Tickling: Not Just A Fetish Anymore

British scientists are investigating a ‘tickling’ therapy that they say may promote healthy aging. CC BY 3.0

‘Tickle’ therapy could help slow aging

| University of Leeds – ‘Tickling’ the ear with a small electrical current appears to rebalance the autonomic nervous system for over-55s, potentially slowing down one of the effects of aging, according to new research.

Scientists found that a short daily therapy delivered for two weeks led to both physiological and wellbeing improvements, including a better quality of life, mood, and sleep.

The therapy, called transcutaneous vagus nerve stimulation (tVNS), delivers a small, painless electrical current to the ear, which sends signals to the body’s nervous system through the vagus nerve. (Story continues below … )

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The new research, conducted at the University of Leeds, suggests the therapy may slow down an important effect associated with aging.

This could help protect people from chronic diseases which we become more prone to as we get older, such as high blood pressure, heart disease, and atrial fibrillation.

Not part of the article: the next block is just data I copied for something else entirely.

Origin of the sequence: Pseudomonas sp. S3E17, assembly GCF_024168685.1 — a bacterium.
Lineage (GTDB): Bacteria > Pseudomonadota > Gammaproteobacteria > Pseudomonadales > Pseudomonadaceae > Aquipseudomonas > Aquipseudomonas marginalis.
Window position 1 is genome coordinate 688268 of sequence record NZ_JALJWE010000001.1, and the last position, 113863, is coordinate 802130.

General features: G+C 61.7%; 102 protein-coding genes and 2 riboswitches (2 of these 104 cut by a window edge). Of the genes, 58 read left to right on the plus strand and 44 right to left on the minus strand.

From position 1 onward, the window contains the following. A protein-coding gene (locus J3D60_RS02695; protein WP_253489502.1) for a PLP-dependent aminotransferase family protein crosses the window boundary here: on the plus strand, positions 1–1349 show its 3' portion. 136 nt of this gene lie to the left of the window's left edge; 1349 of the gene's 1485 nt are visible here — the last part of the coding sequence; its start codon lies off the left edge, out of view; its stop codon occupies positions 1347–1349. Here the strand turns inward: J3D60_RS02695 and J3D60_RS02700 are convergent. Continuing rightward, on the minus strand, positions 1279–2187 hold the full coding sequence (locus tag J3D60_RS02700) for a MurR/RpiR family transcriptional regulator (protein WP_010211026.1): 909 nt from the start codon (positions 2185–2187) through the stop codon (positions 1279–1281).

The researchers, who published their findings today in the journal Aging, suggest that the ‘tickle’ therapy has the potential to help people age more healthfully, by recalibrating the body’s internal control system.

Lead author Dr. Beatrice Bretherton, from the School of Biomedical Sciences at the University of Leeds, said:

“The ear is like a gateway through which we can tinker with the body’s metabolic balance, without the need for medication or invasive procedures. We believe these results are just the tip of the iceberg.

“We are excited to investigate further into the effects and potential long-term benefits of daily ear stimulation, as we have seen a great response to the treatment so far.”

The study was conducted by scientists from the University of Leeds and funded by the Dunhill Medical Trust.

What is the autonomic nervous system?

The autonomic nervous system controls many of the body’s functions which don’t require conscious thought, such as digestion, breathing, heart rate and blood pressure … Read more. 

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